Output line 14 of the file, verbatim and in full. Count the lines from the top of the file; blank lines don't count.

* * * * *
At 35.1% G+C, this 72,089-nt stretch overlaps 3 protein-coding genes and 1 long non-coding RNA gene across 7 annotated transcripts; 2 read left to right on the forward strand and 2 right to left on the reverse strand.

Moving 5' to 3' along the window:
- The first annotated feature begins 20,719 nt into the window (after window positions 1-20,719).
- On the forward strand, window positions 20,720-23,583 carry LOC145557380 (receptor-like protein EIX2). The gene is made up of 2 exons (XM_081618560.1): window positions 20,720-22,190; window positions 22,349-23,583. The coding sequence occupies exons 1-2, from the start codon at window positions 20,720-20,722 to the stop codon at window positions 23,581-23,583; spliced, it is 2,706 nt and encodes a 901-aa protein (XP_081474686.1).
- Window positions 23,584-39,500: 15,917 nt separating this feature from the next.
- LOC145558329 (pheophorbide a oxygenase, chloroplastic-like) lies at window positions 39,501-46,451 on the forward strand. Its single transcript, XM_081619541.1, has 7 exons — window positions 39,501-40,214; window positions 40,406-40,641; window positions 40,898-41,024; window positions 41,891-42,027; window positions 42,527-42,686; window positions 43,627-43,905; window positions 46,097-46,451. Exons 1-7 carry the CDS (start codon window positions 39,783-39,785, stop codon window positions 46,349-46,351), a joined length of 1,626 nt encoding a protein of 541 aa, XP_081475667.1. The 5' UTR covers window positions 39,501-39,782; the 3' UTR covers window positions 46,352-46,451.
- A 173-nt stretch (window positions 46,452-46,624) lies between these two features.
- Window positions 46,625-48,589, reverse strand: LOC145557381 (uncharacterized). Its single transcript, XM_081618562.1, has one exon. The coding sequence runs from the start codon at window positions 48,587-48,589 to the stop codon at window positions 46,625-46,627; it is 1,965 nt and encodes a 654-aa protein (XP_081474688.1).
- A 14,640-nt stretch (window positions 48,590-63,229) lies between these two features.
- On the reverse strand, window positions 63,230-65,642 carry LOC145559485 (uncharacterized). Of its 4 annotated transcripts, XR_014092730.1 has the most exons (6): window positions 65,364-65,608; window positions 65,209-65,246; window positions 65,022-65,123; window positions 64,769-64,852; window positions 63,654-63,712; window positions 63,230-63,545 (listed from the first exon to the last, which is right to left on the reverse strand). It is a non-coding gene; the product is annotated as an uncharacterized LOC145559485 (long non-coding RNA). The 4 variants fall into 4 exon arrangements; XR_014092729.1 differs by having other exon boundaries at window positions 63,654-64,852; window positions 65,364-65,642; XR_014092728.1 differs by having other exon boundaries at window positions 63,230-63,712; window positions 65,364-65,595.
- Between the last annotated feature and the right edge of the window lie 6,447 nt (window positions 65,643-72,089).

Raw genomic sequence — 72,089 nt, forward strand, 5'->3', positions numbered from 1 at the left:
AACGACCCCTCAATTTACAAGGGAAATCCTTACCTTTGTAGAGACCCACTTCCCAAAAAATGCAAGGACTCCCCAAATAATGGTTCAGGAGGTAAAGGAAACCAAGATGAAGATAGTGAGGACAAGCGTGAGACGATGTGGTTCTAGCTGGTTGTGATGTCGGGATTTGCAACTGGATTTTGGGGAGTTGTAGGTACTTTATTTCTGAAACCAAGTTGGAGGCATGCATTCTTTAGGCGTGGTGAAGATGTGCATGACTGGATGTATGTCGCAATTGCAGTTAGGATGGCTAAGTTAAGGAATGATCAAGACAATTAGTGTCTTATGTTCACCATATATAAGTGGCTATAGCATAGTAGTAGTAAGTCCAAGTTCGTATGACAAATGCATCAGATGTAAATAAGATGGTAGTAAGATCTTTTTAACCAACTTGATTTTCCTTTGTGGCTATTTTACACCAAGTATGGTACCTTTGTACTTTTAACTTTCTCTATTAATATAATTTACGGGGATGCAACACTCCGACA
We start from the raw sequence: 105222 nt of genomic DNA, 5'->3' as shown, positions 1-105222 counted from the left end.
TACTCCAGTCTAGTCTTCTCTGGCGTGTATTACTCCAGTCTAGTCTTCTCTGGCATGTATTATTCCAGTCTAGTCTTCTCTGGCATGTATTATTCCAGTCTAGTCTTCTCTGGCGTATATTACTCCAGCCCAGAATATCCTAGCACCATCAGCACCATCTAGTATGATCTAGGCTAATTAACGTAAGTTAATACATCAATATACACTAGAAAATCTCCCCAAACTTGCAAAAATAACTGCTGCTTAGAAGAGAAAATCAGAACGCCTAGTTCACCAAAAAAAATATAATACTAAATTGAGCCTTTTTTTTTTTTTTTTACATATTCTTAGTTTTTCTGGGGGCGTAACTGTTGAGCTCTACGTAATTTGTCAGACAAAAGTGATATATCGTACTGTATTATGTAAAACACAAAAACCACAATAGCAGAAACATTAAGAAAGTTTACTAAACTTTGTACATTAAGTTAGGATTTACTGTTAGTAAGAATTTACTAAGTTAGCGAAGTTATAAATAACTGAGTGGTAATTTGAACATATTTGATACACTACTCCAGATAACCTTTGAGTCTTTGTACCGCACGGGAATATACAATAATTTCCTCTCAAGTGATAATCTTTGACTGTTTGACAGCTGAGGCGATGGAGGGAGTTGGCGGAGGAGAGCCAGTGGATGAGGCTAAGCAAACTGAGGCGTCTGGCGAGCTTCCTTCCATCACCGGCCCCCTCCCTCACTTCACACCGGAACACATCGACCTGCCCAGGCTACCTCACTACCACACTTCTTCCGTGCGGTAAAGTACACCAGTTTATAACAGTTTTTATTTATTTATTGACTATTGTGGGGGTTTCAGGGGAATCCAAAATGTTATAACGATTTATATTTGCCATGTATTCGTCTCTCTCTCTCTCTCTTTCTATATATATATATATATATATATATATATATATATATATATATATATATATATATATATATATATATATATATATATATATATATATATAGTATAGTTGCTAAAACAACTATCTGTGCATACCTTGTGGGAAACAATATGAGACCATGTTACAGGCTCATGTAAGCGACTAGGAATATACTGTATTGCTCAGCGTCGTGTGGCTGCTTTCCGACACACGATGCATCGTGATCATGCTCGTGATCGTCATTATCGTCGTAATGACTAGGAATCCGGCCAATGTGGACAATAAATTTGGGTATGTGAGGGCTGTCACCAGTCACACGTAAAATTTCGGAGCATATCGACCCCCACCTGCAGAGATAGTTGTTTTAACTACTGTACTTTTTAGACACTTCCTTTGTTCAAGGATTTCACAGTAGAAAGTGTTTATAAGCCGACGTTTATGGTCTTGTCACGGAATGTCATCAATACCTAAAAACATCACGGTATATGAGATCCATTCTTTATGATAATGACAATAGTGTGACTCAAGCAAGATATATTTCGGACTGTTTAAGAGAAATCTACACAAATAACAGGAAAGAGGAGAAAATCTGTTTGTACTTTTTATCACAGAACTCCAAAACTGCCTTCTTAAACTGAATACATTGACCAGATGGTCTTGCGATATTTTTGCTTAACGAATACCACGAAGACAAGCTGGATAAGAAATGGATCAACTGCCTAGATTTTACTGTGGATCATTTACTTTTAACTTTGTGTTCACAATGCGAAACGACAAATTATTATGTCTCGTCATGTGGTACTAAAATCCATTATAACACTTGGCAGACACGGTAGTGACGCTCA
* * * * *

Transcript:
We start from the raw sequence: 105222 nt of genomic DNA, 5'->3' as shown, positions 1-105222 counted from the left end.